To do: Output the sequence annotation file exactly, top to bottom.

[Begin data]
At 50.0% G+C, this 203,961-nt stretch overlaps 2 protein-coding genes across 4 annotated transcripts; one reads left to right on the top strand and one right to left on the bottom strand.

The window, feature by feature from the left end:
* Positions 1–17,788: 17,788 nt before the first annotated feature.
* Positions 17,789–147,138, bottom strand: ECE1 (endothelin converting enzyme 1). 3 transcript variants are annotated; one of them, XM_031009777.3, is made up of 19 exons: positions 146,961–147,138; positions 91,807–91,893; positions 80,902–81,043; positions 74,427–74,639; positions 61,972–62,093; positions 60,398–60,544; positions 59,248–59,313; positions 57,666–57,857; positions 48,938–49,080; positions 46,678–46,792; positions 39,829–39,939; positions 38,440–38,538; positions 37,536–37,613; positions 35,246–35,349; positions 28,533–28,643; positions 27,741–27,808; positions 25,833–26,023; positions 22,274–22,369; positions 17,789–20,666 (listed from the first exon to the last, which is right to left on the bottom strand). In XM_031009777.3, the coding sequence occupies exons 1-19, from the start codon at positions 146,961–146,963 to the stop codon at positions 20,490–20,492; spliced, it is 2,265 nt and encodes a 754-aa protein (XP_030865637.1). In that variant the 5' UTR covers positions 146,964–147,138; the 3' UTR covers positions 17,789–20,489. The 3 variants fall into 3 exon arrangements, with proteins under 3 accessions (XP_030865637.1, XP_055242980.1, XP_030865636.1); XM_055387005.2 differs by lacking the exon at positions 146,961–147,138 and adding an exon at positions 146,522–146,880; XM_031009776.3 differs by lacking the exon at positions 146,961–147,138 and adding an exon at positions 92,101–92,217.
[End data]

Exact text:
At 50.0% G+C, this 203,961-nt stretch overlaps 2 protein-coding genes across 4 annotated transcripts; one reads left to right on the top strand and one right to left on the bottom strand.

The window, feature by feature from the left end:
* Positions 1–17,788: 17,788 nt before the first annotated feature.
* Positions 17,789–147,138, bottom strand: ECE1 (endothelin converting enzyme 1). 3 transcript variants are annotated; one of them, XM_031009777.3, is made up of 19 exons: positions 146,961–147,138; positions 91,807–91,893; positions 80,902–81,043; positions 74,427–74,639; positions 61,972–62,093; positions 60,398–60,544; positions 59,248–59,313; positions 57,666–57,857; positions 48,938–49,080; positions 46,678–46,792; positions 39,829–39,939; positions 38,440–38,538; positions 37,536–37,613; positions 35,246–35,349; positions 28,533–28,643; positions 27,741–27,808; positions 25,833–26,023; positions 22,274–22,369; positions 17,789–20,666 (listed from the first exon to the last, which is right to left on the bottom strand). In XM_031009777.3, the coding sequence occupies exons 1-19, from the start codon at positions 146,961–146,963 to the stop codon at positions 20,490–20,492; spliced, it is 2,265 nt and encodes a 754-aa protein (XP_030865637.1). In that variant the 5' UTR covers positions 146,964–147,138; the 3' UTR covers positions 17,789–20,489. The 3 variants fall into 3 exon arrangements, with proteins under 3 accessions (XP_030865637.1, XP_055242980.1, XP_030865636.1); XM_055387005.2 differs by lacking the exon at positions 146,961–147,138 and adding an exon at positions 146,522–146,880; XM_031009776.3 differs by lacking the exon at positions 146,961–147,138 and adding an exon at positions 92,101–92,217.